# Delete Exchange and IIS log files older than 7 days with automatic discovery and send email report

.\Purge-LogFiles -DaysToKeep 7 -Auto -SendMail -MailFrom postmaster@sedna-inc.com -MailTo exchangeadmin@sedna-inc.com -MailServer mail.sedna-inc.com

# EXAMPLE 4
# Delete Exchange and IIS log files older than 14 days, but copy files to a central repository and compress the log files before final deletion

.\Purge-LogFiles -DaysToKeep 14 -RepositoryRootPath \\OTHERSERVER\OtherShare\LOGS -ArchiveMode CopyZipAndDelete

Version History

  • 2.2 Minor fixes, but no changes
  • 2.14 Issue #9 fixed | IsEdge parameter added
  • 2.13 Issue #7 fixed | SendMail switch query
  • 2.11 Issue #6 fixed | Missing Remove-Item cmdlet
  • 2.1 Log file archiving and archive compressions added
  • 2.0 CopyFilesBeforeDelete implemented
  • 1.93 Minor chances to PowerShell hygiene
  • 1.92 .Count issue fixed to run on Windows Server 2012
  • 1.91 Write DaysToKeep to log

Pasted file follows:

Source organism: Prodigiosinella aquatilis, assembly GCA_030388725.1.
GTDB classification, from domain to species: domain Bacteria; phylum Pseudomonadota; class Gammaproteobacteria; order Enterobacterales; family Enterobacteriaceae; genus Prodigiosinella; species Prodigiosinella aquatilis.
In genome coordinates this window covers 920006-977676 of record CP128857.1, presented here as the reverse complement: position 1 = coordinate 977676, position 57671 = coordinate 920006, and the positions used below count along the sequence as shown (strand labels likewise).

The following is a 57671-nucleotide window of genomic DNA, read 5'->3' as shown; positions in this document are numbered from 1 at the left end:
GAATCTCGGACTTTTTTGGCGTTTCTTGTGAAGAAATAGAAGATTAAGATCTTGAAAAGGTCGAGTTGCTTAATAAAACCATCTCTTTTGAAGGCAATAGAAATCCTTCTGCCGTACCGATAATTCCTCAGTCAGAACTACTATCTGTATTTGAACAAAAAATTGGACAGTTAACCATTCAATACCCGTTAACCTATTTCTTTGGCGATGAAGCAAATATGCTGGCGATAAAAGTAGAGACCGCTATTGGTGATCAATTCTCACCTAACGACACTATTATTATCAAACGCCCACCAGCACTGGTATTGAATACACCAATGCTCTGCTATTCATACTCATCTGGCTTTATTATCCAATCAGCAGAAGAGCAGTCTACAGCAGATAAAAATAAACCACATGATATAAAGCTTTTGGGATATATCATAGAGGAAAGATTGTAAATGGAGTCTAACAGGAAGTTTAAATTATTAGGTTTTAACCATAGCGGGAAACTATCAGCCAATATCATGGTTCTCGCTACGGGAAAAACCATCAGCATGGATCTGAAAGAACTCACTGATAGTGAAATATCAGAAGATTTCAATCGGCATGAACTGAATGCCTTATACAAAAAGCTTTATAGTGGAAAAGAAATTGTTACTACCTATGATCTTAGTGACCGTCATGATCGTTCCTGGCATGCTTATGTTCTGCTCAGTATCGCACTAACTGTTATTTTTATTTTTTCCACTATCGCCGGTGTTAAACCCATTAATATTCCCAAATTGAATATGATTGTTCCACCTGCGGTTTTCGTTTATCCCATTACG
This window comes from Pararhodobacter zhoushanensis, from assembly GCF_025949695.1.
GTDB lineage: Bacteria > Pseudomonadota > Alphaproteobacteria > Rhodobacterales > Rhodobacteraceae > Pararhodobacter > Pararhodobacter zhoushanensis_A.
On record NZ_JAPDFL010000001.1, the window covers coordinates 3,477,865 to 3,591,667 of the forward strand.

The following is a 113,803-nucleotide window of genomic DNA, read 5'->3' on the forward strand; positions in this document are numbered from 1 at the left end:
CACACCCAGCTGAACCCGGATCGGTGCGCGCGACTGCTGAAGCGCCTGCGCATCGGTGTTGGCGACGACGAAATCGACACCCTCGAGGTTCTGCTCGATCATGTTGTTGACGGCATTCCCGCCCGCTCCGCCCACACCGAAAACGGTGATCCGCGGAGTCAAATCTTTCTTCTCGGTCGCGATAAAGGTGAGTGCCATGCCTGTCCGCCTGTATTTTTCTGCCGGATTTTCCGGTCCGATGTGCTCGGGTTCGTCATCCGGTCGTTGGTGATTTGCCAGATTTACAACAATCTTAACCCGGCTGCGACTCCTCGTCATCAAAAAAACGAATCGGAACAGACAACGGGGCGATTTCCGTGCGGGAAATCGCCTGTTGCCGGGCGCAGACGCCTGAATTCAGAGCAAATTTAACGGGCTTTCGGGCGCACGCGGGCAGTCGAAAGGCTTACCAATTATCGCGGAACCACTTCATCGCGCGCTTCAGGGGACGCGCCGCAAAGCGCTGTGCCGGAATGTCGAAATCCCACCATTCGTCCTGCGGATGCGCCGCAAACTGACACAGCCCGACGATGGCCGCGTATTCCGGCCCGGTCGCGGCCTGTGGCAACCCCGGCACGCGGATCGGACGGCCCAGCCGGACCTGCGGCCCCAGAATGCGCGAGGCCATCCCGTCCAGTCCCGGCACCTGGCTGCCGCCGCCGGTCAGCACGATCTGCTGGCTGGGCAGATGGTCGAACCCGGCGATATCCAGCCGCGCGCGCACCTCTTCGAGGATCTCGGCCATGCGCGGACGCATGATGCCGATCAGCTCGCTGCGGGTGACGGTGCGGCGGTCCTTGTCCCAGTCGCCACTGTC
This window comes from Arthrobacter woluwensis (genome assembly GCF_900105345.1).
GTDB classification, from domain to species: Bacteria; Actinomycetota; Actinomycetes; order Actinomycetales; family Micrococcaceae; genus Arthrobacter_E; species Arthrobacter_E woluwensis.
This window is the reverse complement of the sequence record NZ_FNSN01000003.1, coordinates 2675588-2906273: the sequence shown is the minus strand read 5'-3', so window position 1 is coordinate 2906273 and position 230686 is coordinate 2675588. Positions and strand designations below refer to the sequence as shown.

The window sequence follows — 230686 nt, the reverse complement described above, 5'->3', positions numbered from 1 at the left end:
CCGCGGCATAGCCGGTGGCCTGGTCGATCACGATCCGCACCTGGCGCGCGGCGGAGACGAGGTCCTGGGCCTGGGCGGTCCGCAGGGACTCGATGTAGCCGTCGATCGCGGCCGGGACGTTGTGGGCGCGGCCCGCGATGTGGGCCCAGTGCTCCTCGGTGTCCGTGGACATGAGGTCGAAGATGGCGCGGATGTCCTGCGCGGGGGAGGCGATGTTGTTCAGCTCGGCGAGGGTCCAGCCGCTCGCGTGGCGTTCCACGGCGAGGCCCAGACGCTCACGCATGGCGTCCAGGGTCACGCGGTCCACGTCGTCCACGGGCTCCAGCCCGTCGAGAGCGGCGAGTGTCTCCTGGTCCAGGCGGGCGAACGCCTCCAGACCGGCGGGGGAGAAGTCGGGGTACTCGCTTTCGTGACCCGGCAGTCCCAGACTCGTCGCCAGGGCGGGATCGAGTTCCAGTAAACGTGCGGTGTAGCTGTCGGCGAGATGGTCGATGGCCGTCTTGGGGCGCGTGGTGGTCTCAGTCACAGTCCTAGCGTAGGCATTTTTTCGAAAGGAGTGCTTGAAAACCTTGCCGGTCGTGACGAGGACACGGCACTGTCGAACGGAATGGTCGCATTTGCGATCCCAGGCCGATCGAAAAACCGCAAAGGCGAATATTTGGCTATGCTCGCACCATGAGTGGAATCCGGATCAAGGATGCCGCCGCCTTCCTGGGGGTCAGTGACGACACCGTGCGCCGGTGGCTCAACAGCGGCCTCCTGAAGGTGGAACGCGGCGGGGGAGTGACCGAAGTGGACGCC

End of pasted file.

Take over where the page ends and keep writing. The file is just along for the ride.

• 1.9 Global functions updated (write to event log)
  • 1.8 Support for global logging and other functions added
  • 1.6 Count Error fixed 1.7 Email report functionality added
  • 1.5 Sorting of server names added and Write-Host output changed
  • 1.4 Handling of IIS default location fixed
  • 1.3 Check if running in elevated mode added
  • 1.2 Auto/Manual configration options added
  • 1.1 Variable fix and optional code added
  • 1.0 Initial community release

Requirements

This PowerShell script requires the GlobalFunctions module, described here.

When using PowerShell 5 or later you can simply use Install-Module GlobalFunctions to install the module to your system.

Links

Additional Credits

Brian Reid, C7 Solutions, http://www.c7solutions.com/2013/04/removing-old-exchange-2013-log-files-html